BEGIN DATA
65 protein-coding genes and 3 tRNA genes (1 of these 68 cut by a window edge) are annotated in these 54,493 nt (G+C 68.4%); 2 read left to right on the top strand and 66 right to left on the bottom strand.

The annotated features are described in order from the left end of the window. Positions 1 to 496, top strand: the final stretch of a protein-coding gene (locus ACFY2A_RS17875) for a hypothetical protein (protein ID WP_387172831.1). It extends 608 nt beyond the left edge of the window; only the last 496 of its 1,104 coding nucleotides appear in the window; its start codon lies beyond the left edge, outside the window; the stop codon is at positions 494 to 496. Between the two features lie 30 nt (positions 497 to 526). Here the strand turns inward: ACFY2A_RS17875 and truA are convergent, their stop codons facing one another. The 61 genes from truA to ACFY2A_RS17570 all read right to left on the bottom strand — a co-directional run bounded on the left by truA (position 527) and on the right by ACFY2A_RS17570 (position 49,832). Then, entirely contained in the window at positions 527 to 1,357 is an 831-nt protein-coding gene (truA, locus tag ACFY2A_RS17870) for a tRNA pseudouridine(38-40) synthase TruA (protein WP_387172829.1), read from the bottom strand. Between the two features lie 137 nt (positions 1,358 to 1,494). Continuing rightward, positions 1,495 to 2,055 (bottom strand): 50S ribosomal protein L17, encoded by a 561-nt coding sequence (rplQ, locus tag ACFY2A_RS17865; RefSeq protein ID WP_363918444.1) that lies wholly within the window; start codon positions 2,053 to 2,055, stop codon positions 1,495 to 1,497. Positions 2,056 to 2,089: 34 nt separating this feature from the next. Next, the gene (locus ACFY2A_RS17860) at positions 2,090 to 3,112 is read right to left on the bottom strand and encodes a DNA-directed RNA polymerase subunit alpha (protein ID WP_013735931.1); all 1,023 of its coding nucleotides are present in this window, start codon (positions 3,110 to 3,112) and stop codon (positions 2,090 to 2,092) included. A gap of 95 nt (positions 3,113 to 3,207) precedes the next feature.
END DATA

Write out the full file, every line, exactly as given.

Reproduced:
65 protein-coding genes and 3 tRNA genes (1 of these 68 cut by a window edge) are annotated in these 54,493 nt (G+C 68.4%); 2 read left to right on the top strand and 66 right to left on the bottom strand.

The annotated features are described in order from the left end of the window. Positions 1 to 496, top strand: the final stretch of a protein-coding gene (locus ACFY2A_RS17875) for a hypothetical protein (protein ID WP_387172831.1). It extends 608 nt beyond the left edge of the window; only the last 496 of its 1,104 coding nucleotides appear in the window; its start codon lies beyond the left edge, outside the window; the stop codon is at positions 494 to 496. Between the two features lie 30 nt (positions 497 to 526). Here the strand turns inward: ACFY2A_RS17875 and truA are convergent, their stop codons facing one another. The 61 genes from truA to ACFY2A_RS17570 all read right to left on the bottom strand — a co-directional run bounded on the left by truA (position 527) and on the right by ACFY2A_RS17570 (position 49,832). Then, entirely contained in the window at positions 527 to 1,357 is an 831-nt protein-coding gene (truA, locus tag ACFY2A_RS17870) for a tRNA pseudouridine(38-40) synthase TruA (protein WP_387172829.1), read from the bottom strand. Between the two features lie 137 nt (positions 1,358 to 1,494). Continuing rightward, positions 1,495 to 2,055 (bottom strand): 50S ribosomal protein L17, encoded by a 561-nt coding sequence (rplQ, locus tag ACFY2A_RS17865; RefSeq protein ID WP_363918444.1) that lies wholly within the window; start codon positions 2,053 to 2,055, stop codon positions 1,495 to 1,497. Positions 2,056 to 2,089: 34 nt separating this feature from the next. Next, the gene (locus ACFY2A_RS17860) at positions 2,090 to 3,112 is read right to left on the bottom strand and encodes a DNA-directed RNA polymerase subunit alpha (protein ID WP_013735931.1); all 1,023 of its coding nucleotides are present in this window, start codon (positions 3,110 to 3,112) and stop codon (positions 2,090 to 2,092) included. A gap of 95 nt (positions 3,113 to 3,207) precedes the next feature.